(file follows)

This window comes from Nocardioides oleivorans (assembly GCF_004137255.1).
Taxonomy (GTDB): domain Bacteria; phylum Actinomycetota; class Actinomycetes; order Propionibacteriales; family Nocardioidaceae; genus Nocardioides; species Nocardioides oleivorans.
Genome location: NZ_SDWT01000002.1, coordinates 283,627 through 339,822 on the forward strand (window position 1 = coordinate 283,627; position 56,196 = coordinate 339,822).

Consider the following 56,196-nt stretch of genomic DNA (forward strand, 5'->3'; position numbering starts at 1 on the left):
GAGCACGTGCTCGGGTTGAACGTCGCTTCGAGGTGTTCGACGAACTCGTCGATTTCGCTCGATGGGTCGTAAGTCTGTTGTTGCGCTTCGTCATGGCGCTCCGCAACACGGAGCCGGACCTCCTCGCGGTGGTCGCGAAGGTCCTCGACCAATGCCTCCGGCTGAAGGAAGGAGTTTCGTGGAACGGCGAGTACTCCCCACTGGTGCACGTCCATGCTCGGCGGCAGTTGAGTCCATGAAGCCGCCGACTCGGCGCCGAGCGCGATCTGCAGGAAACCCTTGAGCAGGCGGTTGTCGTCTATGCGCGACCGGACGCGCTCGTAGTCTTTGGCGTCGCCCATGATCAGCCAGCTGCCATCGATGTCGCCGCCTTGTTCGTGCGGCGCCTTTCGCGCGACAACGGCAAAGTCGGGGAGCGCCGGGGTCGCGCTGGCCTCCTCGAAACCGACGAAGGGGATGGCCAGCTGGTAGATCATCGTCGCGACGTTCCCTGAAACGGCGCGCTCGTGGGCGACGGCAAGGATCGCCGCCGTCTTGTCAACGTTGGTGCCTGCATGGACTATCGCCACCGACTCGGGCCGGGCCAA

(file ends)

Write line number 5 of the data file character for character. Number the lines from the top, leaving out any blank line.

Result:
GAGCACGTGCTCGGGTTGAACGTCGCTTCGAGGTGTTCGACGAACTCGTCGATTTCGCTCGATGGGTCGTAAGTCTGTTGTTGCGCTTCGTCATGGCGCTCCGCAACACGGAGCCGGACCTCCTCGCGGTGGTCGCGAAGGTCCTCGACCAATGCCTCCGGCTGAAGGAAGGAGTTTCGTGGAACGGCGAGTACTCCCCACTGGTGCACGTCCATGCTCGGCGGCAGTTGAGTCCATGAAGCCGCCGACTCGGCGCCGAGCGCGATCTGCAGGAAACCCTTGAGCAGGCGGTTGTCGTCTATGCGCGACCGGACGCGCTCGTAGTCTTTGGCGTCGCCCATGATCAGCCAGCTGCCATCGATGTCGCCGCCTTGTTCGTGCGGCGCCTTTCGCGCGACAACGGCAAAGTCGGGGAGCGCCGGGGTCGCGCTGGCCTCCTCGAAACCGACGAAGGGGATGGCCAGCTGGTAGATCATCGTCGCGACGTTCCCTGAAACGGCGCGCTCGTGGGCGACGGCAAGGATCGCCGCCGTCTTGTCAACGTTGGTGCCTGCATGGACTATCGCCACCGACTCGGGCCGGGCCAA